Studies that used Likert scales to rate homework compliance had a significantly higher mean effect size (r = .31) than those rating the percentage of homeworks completed (r = .17). Further, studies using Likert scales were higher, but not significantly so, than studies using the number of homeworks completed. While this finding is difficult to explain, it may be due to the fact that Likert ratings might inadvertently reflect quality and quantity ratings, whereas a summary variable such as percent or total homeworks completed reflect quantity only. For example, during the course of therapy, clients may be asked to regularly (e.g., once each day) practice homework. However, they may present at the next therapy session and describe one excellent (and extremely beneficial) example of how he/she practiced homework over the past week. Therapists who rated client homework from 0 (poor) to 6 (outstanding) might rate this compliance relatively high on the scale. In contrast, clients who report doing homework every day but who had difficulty with the assignment or who described it as unhelpful might be rated relatively lower in terms of compliance. Further, Likert scales provide the therapist and the client with a range to rank homework completion. This can be opposed to percentage of homeworks completed and number of homeworks completed, which are often scored on a dichotomous (completed or did not complete) scale. If a client completes part of a homework assignment, the client is given some credit for compliance, even if the effort is minimal.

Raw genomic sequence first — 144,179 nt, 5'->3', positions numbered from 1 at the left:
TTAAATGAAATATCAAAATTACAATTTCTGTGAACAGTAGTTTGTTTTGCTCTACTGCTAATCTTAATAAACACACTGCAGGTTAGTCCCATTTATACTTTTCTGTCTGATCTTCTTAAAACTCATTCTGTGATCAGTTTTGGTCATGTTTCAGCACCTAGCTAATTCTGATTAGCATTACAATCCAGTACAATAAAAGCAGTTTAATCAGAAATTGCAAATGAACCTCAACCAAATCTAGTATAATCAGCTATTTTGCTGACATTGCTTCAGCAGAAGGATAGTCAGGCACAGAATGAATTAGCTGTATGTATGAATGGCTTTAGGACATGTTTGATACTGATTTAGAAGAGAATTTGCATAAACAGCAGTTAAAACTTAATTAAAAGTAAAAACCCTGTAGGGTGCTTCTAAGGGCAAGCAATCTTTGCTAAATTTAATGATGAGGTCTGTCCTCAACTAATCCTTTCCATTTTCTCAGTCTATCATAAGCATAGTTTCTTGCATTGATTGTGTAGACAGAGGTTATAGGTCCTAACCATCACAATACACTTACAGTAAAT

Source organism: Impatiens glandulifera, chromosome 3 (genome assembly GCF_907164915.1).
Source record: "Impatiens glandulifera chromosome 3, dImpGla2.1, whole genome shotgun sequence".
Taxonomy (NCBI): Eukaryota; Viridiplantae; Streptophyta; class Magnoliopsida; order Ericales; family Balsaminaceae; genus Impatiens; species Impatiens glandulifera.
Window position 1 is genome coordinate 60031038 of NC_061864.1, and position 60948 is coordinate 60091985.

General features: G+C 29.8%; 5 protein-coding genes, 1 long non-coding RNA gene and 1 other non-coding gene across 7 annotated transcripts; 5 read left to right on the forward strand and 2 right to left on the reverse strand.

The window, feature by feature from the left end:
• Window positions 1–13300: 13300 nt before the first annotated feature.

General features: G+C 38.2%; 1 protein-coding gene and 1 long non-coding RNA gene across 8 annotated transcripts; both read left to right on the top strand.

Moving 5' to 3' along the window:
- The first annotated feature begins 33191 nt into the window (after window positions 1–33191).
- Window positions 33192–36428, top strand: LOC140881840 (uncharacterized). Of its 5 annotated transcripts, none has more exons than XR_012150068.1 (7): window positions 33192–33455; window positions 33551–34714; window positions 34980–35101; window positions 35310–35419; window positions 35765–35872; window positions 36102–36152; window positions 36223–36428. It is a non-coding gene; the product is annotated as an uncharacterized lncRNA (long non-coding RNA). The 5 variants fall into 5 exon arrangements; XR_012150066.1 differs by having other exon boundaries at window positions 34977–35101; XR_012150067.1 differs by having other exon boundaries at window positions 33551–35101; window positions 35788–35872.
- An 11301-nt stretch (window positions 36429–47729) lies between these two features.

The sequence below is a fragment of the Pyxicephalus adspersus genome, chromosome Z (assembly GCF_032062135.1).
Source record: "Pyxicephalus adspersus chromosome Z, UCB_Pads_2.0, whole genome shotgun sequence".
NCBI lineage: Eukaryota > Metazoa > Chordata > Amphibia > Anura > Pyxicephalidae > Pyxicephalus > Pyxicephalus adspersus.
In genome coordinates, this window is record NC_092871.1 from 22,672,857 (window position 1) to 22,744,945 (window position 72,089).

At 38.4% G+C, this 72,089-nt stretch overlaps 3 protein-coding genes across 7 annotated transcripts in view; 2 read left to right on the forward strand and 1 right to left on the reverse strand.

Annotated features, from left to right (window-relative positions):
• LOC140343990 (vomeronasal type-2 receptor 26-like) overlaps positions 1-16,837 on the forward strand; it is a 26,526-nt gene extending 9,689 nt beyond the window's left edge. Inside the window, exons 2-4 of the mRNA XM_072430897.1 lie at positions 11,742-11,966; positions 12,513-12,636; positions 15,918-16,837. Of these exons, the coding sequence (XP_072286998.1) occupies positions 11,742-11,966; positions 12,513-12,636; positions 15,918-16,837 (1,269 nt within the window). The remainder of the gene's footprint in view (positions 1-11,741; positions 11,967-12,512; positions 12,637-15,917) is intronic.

Further, a “timing effect” was found for contemporaneous versus retrospective ratings of homework completion in that retrospective ratings were a significantly better predictor of outcome than contemporaneous ratings. This may have been due to a bias effect for retroactive ratings. For example, it is possible that patients who have appeared to have done well in therapy could have been rated by their therapist or themselves as more compliant with homework assignments. These results may provide insight into differences in objective versus subjective ratings (i.e., higher effect size for subjective ratings than objective assessments), in that objective ratings are most typically contemporaneous by nature (e.g., paperwork that was turned into and/or discussed with the therapist), and therefore appear more reliable in assessing compliance than retroactive or subjective ratings of compliance.